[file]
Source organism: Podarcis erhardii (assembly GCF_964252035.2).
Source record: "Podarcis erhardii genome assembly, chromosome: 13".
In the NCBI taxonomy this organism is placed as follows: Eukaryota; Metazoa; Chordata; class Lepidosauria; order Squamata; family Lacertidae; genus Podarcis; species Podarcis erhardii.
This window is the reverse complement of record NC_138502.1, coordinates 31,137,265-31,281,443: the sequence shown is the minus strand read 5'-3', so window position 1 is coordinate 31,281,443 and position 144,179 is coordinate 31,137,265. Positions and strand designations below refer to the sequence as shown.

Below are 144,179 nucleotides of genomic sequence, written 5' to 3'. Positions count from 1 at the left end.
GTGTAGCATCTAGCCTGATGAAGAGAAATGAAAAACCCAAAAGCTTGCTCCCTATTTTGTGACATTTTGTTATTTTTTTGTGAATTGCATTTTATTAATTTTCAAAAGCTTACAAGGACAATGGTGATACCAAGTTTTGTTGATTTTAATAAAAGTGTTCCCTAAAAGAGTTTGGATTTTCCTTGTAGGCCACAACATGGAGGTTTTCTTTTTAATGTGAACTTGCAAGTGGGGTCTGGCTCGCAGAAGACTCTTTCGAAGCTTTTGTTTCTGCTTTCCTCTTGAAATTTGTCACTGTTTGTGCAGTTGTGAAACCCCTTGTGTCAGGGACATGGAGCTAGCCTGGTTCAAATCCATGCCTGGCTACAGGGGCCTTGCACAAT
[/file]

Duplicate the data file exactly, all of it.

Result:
Source organism: Podarcis erhardii (assembly GCF_964252035.2).
Source record: "Podarcis erhardii genome assembly, chromosome: 13".
In the NCBI taxonomy this organism is placed as follows: Eukaryota; Metazoa; Chordata; class Lepidosauria; order Squamata; family Lacertidae; genus Podarcis; species Podarcis erhardii.
This window is the reverse complement of record NC_138502.1, coordinates 31,137,265-31,281,443: the sequence shown is the minus strand read 5'-3', so window position 1 is coordinate 31,281,443 and position 144,179 is coordinate 31,137,265. Positions and strand designations below refer to the sequence as shown.

Below are 144,179 nucleotides of genomic sequence, written 5' to 3'. Positions count from 1 at the left end.
GTGTAGCATCTAGCCTGATGAAGAGAAATGAAAAACCCAAAAGCTTGCTCCCTATTTTGTGACATTTTGTTATTTTTTTGTGAATTGCATTTTATTAATTTTCAAAAGCTTACAAGGACAATGGTGATACCAAGTTTTGTTGATTTTAATAAAAGTGTTCCCTAAAAGAGTTTGGATTTTCCTTGTAGGCCACAACATGGAGGTTTTCTTTTTAATGTGAACTTGCAAGTGGGGTCTGGCTCGCAGAAGACTCTTTCGAAGCTTTTGTTTCTGCTTTCCTCTTGAAATTTGTCACTGTTTGTGCAGTTGTGAAACCCCTTGTGTCAGGGACATGGAGCTAGCCTGGTTCAAATCCATGCCTGGCTACAGGGGCCTTGCACAAT